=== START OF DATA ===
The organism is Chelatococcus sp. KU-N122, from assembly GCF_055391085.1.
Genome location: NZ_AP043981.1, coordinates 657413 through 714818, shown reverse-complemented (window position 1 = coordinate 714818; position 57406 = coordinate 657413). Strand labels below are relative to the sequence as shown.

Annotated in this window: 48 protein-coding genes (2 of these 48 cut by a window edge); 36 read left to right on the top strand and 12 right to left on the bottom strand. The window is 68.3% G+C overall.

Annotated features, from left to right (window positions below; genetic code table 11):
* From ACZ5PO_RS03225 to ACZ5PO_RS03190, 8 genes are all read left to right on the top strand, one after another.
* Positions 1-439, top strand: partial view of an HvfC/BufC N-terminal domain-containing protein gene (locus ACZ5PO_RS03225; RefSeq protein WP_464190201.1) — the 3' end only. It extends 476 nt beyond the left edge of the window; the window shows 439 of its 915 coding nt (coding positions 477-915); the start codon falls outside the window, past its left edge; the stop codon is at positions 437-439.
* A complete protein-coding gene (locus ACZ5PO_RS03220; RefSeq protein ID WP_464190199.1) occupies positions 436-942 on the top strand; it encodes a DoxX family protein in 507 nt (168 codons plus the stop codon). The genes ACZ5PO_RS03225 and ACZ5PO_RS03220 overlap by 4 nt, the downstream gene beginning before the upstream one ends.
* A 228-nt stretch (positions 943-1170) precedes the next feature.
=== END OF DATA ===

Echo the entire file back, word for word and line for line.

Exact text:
The organism is Chelatococcus sp. KU-N122, from assembly GCF_055391085.1.
Genome location: NZ_AP043981.1, coordinates 657413 through 714818, shown reverse-complemented (window position 1 = coordinate 714818; position 57406 = coordinate 657413). Strand labels below are relative to the sequence as shown.

Annotated in this window: 48 protein-coding genes (2 of these 48 cut by a window edge); 36 read left to right on the top strand and 12 right to left on the bottom strand. The window is 68.3% G+C overall.

Annotated features, from left to right (window positions below; genetic code table 11):
* From ACZ5PO_RS03225 to ACZ5PO_RS03190, 8 genes are all read left to right on the top strand, one after another.
* Positions 1-439, top strand: partial view of an HvfC/BufC N-terminal domain-containing protein gene (locus ACZ5PO_RS03225; RefSeq protein WP_464190201.1) — the 3' end only. It extends 476 nt beyond the left edge of the window; the window shows 439 of its 915 coding nt (coding positions 477-915); the start codon falls outside the window, past its left edge; the stop codon is at positions 437-439.
* A complete protein-coding gene (locus ACZ5PO_RS03220; RefSeq protein ID WP_464190199.1) occupies positions 436-942 on the top strand; it encodes a DoxX family protein in 507 nt (168 codons plus the stop codon). The genes ACZ5PO_RS03225 and ACZ5PO_RS03220 overlap by 4 nt, the downstream gene beginning before the upstream one ends.
* A 228-nt stretch (positions 943-1170) precedes the next feature.